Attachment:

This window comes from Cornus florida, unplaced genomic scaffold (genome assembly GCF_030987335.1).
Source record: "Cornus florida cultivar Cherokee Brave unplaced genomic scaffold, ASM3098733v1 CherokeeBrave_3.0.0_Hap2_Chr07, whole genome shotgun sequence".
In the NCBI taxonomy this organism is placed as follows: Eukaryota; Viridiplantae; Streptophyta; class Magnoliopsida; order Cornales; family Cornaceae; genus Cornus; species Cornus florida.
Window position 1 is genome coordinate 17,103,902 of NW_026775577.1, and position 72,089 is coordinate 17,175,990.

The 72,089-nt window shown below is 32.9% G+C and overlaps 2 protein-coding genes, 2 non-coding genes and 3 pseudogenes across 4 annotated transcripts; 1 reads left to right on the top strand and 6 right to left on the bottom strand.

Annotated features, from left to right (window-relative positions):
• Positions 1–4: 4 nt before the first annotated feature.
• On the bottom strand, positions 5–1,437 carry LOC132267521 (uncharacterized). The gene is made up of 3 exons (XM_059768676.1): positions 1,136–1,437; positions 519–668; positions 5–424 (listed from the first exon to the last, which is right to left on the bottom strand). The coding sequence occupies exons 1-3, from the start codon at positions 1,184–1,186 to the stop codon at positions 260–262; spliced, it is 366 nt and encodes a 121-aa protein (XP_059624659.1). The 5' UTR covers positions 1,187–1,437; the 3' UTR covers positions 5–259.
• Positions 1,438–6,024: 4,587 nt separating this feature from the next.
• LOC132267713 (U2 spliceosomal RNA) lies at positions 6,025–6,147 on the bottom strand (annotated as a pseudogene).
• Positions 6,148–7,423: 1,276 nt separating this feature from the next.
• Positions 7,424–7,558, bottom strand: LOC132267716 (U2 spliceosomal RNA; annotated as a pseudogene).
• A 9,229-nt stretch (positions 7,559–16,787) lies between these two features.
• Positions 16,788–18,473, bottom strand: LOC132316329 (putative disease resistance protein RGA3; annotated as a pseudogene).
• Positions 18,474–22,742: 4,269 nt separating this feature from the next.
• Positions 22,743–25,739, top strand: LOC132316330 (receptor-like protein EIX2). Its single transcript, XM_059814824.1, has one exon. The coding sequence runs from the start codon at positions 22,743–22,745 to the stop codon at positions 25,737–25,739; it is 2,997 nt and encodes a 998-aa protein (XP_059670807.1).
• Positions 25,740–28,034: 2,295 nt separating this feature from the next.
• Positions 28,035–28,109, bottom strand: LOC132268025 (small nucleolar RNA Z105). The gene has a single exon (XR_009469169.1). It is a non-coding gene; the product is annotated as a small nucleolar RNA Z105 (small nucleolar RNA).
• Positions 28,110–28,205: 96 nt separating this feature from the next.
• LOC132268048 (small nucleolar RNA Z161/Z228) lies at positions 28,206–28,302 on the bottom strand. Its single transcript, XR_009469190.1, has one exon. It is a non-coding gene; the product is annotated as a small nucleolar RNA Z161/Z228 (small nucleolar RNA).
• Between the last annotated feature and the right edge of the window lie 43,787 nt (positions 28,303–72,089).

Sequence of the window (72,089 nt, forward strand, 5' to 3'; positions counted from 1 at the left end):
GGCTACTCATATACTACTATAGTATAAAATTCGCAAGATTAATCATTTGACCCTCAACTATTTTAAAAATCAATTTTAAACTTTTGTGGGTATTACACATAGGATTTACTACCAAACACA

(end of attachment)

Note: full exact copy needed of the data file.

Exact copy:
This window comes from Cornus florida, unplaced genomic scaffold (genome assembly GCF_030987335.1).
Source record: "Cornus florida cultivar Cherokee Brave unplaced genomic scaffold, ASM3098733v1 CherokeeBrave_3.0.0_Hap2_Chr07, whole genome shotgun sequence".
In the NCBI taxonomy this organism is placed as follows: Eukaryota; Viridiplantae; Streptophyta; class Magnoliopsida; order Cornales; family Cornaceae; genus Cornus; species Cornus florida.
Window position 1 is genome coordinate 17,103,902 of NW_026775577.1, and position 72,089 is coordinate 17,175,990.

The 72,089-nt window shown below is 32.9% G+C and overlaps 2 protein-coding genes, 2 non-coding genes and 3 pseudogenes across 4 annotated transcripts; 1 reads left to right on the top strand and 6 right to left on the bottom strand.

Annotated features, from left to right (window-relative positions):
• Positions 1–4: 4 nt before the first annotated feature.
• On the bottom strand, positions 5–1,437 carry LOC132267521 (uncharacterized). The gene is made up of 3 exons (XM_059768676.1): positions 1,136–1,437; positions 519–668; positions 5–424 (listed from the first exon to the last, which is right to left on the bottom strand). The coding sequence occupies exons 1-3, from the start codon at positions 1,184–1,186 to the stop codon at positions 260–262; spliced, it is 366 nt and encodes a 121-aa protein (XP_059624659.1). The 5' UTR covers positions 1,187–1,437; the 3' UTR covers positions 5–259.
• Positions 1,438–6,024: 4,587 nt separating this feature from the next.
• LOC132267713 (U2 spliceosomal RNA) lies at positions 6,025–6,147 on the bottom strand (annotated as a pseudogene).
• Positions 6,148–7,423: 1,276 nt separating this feature from the next.
• Positions 7,424–7,558, bottom strand: LOC132267716 (U2 spliceosomal RNA; annotated as a pseudogene).
• A 9,229-nt stretch (positions 7,559–16,787) lies between these two features.
• Positions 16,788–18,473, bottom strand: LOC132316329 (putative disease resistance protein RGA3; annotated as a pseudogene).
• Positions 18,474–22,742: 4,269 nt separating this feature from the next.
• Positions 22,743–25,739, top strand: LOC132316330 (receptor-like protein EIX2). Its single transcript, XM_059814824.1, has one exon. The coding sequence runs from the start codon at positions 22,743–22,745 to the stop codon at positions 25,737–25,739; it is 2,997 nt and encodes a 998-aa protein (XP_059670807.1).
• Positions 25,740–28,034: 2,295 nt separating this feature from the next.
• Positions 28,035–28,109, bottom strand: LOC132268025 (small nucleolar RNA Z105). The gene has a single exon (XR_009469169.1). It is a non-coding gene; the product is annotated as a small nucleolar RNA Z105 (small nucleolar RNA).
• Positions 28,110–28,205: 96 nt separating this feature from the next.
• LOC132268048 (small nucleolar RNA Z161/Z228) lies at positions 28,206–28,302 on the bottom strand. Its single transcript, XR_009469190.1, has one exon. It is a non-coding gene; the product is annotated as a small nucleolar RNA Z161/Z228 (small nucleolar RNA).
• Between the last annotated feature and the right edge of the window lie 43,787 nt (positions 28,303–72,089).

Sequence of the window (72,089 nt, forward strand, 5' to 3'; positions counted from 1 at the left end):
GGCTACTCATATACTACTATAGTATAAAATTCGCAAGATTAATCATTTGACCCTCAACTATTTTAAAAATCAATTTTAAACTTTTGTGGGTATTACACATAGGATTTACTACCAAACACA